The motivation for the study

“We had already found that mind-wandering underlies performance on a variety of tests, including working memory capacity and intelligence,” said Michael D. Mrazek in the NYT blog post.

We have all had this experience. We are taking a test, the clock is ticking, and we keep finding ourselves thinking about something other than the question we are supposed to be answering at that moment. Maybe we are stressing about our score. Maybe we are thinking about applications. Maybe we are even distracted by work, significant others, family, or other issues that have nothing to do with the test!

How do we stop fixating on other things and concentrate on the task at hand? This study tried to find out.

The study

First, the students were given some “baseline” tests, including one verbal reasoning section from the GRE (yes, the GRE, not the GMAT).

The students were then split into two groups. One group (group M) attended meditation classes four times a week; these students learned lessons on “mindfulness,” which focuses on breathing techniques and helps minimize distracting thoughts.

The other group (group N) attended nutrition classes, designed to teach the students healthy eating habits.

Afterward, the students did another GRE verbal section. The performance of students in group N stayed the same; the nutritional studies did not make a difference.

Group M students, however, improved their GRE scores by an average of 12 percentile points! The students also reported (subjectively) that they were better able to concentrate the second time around; they felt that their minds wandered less than they had before. Here is the best part: the study took just two weeks.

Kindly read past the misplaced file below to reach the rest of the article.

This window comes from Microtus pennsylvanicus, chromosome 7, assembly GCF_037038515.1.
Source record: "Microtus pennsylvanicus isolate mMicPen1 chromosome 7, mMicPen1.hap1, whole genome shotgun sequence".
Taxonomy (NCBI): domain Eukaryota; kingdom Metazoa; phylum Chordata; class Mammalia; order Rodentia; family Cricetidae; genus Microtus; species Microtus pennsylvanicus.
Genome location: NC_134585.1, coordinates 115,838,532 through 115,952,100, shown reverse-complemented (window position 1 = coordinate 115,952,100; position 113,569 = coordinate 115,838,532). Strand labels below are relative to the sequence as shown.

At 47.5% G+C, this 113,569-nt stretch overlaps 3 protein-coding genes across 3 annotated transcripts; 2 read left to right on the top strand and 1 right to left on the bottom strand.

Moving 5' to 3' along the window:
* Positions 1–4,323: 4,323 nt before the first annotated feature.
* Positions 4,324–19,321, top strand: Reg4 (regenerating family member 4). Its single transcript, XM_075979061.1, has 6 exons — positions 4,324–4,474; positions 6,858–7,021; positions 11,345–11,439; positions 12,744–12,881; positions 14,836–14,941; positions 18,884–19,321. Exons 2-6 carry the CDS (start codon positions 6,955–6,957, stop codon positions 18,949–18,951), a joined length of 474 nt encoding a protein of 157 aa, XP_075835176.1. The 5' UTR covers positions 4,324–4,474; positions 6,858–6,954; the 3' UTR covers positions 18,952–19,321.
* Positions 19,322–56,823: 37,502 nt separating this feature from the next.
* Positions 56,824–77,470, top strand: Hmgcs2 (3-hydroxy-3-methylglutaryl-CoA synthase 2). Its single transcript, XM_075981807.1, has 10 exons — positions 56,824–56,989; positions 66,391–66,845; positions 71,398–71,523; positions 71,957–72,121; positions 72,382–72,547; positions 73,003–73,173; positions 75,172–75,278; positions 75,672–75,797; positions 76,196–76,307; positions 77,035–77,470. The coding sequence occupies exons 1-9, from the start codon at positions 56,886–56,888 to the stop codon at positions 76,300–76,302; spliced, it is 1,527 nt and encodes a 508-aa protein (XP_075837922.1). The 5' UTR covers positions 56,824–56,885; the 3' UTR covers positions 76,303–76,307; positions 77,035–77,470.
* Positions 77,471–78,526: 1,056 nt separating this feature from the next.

How did that happen?

The students did not become smarter or learn (much) more in that time frame. Rather, the mindfulness techniques helped the students perform closer to their true potential by reducing negative thoughts or habits that were interfering with performance. Think how much better you could do if you could turn off, or at least minimize, all those distracting thoughts that interrupt you when you are trying to concentrate!

How can I use this?

That short, two-week time frame is both good news and bad news. The good news is that you can achieve results without having to study meditation for six months. The bad news is that we do not know whether this provides only a short-term boost—the effects may fade over time.

So let’s speculate that the effects will fade unless you keep up with a regular meditation schedule. Let’s also assume that most people are not going to make meditation a regular part of their daily life; most will try it for a time and then drop it.

Here is what to do, then: Start learning some of these mindfulness techniques about eight weeks before you plan to take the test. Give yourself enough time to learn what to do, and then make these meditation sessions a part of your regular study schedule until you take the test. (If you would like to continue after that, great!)

Here is a resource to get you started: the Mindful Awareness Research Center at UCLA. They offer free meditation lessons and podcasts. They also periodically offer a six-week online course (for a small fee, less than $200 at the time of this publication); in addition to the prerecorded classes, you will be able to take advantage of live chats with an instructor. If you would rather meet with someone in person, run a Google search to find someone in your area.

Take a deep breath, exhale, and start learning how to minimize distractions and concentrate on the task at hand. Good luck!